David Clarke, and Granville Oldroyd. Spooklights: A British Survey. Privately published by the authors, 1986.

David Clarke and Granville Oldroyd are easily the most industrious British researchers into a wide range of fortean reports. As might be expected of them there is a solid concentration on the stories themselves rather than making them conform to their own theories. Most of their sources are neewspapers, but these are supplemented by material from magazine and books on folklore, as well as some on-site investigation. Lacking the sensationalism that clutters many UFO and Fortean books, Spooklights makes an easy and entertaining read, that shows intelligent use of its material.

Most of the booklet deals with the 'luminous owl' scare that took place in Norfolk in the winter of 1907/1908, and the lights which plagued the Burton Dasset hills in early 1923. In addition there are cases from Ireland that preceded the 1913 British phantom airship scare; lights over Dartmoor in the summer of 1915 thought to be caused by German spying activity; lights observed at the same time as the 1905 Welsh reports; and lights off the Durham coast that caused shipwrecks from 1865-66.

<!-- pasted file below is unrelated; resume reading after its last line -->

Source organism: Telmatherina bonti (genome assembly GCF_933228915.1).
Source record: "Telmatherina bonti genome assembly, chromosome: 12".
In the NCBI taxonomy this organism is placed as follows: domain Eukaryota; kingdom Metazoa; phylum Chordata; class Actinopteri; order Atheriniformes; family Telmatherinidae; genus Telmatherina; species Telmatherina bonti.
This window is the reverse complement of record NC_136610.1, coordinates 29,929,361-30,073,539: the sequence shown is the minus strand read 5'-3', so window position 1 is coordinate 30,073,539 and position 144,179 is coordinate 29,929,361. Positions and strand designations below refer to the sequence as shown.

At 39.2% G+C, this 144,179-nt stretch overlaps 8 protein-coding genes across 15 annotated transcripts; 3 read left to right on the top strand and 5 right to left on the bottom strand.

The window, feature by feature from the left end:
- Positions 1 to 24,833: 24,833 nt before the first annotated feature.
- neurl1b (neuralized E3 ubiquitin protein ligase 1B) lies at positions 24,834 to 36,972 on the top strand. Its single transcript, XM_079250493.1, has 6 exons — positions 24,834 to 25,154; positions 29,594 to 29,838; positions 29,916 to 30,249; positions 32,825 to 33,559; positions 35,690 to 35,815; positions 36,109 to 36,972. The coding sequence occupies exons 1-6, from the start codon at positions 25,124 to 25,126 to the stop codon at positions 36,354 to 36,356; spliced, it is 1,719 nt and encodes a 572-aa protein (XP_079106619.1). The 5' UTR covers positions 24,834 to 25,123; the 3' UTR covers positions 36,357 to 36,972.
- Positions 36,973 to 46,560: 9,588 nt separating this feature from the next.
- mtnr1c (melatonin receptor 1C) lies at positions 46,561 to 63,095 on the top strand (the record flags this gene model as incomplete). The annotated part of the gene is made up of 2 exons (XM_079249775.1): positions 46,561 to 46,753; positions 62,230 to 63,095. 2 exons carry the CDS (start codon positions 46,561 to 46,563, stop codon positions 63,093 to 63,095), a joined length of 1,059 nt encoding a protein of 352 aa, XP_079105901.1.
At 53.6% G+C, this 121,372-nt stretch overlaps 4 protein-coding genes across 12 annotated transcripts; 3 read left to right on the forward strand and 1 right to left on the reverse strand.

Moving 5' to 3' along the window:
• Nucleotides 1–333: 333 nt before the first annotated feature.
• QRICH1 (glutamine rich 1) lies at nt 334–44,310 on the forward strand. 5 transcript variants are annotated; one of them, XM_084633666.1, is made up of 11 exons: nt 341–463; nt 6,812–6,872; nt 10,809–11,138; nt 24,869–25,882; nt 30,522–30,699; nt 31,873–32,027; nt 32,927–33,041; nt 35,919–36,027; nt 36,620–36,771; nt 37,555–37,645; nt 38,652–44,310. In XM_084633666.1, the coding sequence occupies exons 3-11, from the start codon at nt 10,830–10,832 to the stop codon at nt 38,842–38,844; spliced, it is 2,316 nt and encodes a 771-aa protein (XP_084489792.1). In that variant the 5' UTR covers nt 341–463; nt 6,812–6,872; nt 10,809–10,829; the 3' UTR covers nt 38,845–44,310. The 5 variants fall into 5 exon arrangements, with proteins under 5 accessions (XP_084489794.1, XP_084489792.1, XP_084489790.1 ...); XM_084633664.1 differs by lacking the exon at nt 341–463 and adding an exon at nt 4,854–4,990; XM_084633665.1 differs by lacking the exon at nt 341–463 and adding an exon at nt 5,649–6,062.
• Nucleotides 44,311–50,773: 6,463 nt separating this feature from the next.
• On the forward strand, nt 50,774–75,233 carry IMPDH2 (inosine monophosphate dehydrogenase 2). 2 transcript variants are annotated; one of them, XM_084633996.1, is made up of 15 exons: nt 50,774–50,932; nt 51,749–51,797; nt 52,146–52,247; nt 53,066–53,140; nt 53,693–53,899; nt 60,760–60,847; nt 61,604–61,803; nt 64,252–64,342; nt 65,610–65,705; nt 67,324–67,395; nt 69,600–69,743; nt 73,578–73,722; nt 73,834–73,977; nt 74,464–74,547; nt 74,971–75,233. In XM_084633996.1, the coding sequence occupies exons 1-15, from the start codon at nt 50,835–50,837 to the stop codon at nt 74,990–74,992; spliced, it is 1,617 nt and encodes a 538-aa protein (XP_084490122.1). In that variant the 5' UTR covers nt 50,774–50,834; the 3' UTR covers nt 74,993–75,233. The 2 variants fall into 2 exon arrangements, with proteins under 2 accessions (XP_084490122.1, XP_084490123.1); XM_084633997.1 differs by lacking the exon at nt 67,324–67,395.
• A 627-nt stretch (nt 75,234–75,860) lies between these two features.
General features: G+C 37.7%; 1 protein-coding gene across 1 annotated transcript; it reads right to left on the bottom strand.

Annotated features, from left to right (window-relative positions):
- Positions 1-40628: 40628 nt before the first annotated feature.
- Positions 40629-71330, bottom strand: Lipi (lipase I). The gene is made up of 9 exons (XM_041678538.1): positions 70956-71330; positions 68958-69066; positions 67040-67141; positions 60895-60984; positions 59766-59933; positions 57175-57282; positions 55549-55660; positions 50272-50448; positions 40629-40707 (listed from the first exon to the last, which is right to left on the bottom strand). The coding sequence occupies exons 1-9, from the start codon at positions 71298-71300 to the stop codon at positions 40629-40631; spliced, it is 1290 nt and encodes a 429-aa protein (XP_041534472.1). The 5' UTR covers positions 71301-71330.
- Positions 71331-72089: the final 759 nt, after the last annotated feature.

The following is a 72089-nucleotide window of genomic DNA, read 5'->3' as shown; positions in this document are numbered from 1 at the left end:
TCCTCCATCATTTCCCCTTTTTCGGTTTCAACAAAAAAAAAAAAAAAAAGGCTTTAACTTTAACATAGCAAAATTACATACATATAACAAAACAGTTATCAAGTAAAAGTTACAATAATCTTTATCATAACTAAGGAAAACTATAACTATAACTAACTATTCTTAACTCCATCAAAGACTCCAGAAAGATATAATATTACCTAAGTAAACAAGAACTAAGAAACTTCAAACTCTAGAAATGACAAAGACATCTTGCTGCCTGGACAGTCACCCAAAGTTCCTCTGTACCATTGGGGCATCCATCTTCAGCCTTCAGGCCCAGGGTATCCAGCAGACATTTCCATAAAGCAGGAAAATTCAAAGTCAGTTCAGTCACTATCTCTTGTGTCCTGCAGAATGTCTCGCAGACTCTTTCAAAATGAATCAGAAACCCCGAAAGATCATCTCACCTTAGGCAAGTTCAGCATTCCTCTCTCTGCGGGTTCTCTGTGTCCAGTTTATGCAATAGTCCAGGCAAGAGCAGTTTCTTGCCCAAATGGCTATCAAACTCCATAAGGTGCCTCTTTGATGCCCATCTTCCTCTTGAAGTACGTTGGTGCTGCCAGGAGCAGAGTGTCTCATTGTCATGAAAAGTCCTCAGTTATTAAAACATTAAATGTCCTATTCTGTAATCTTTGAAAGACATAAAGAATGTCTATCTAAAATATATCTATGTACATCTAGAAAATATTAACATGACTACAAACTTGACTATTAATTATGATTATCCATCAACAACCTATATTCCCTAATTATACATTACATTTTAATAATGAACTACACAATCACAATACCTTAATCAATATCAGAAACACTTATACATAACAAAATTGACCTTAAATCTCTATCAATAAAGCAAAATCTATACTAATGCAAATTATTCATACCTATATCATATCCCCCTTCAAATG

The introduction and one short chapter survey the various explanations that have been offered, and although the compilers quote favourably Hilary Evans's suggestion that these lights might be the manifestation of some form of intelligence, at the end they express the hope that more work will go into attempting to solve this mystery.

Perhaps the authors could have spent some time discussing why or how these mysterious blobs of light get mixed up with stories of black dogs, cloaked figures, witchcraft, ritual murder, enemy spies and airships, fairy treasure, spirits of the dead, religious revivals, earth tremors, megaliths, ghostly battles, apparitions, etc., all of which are noted in the booklet. However this is a minor criticism. Whatever your theoretical orientation, this is a great source of information which should inspire more work on the subject. It sets an excellent example for other researchers, and provides a fascinating glimpse into Magonia. -- Reviewed by Nigel Watson, from Magonia 22, May 1986.

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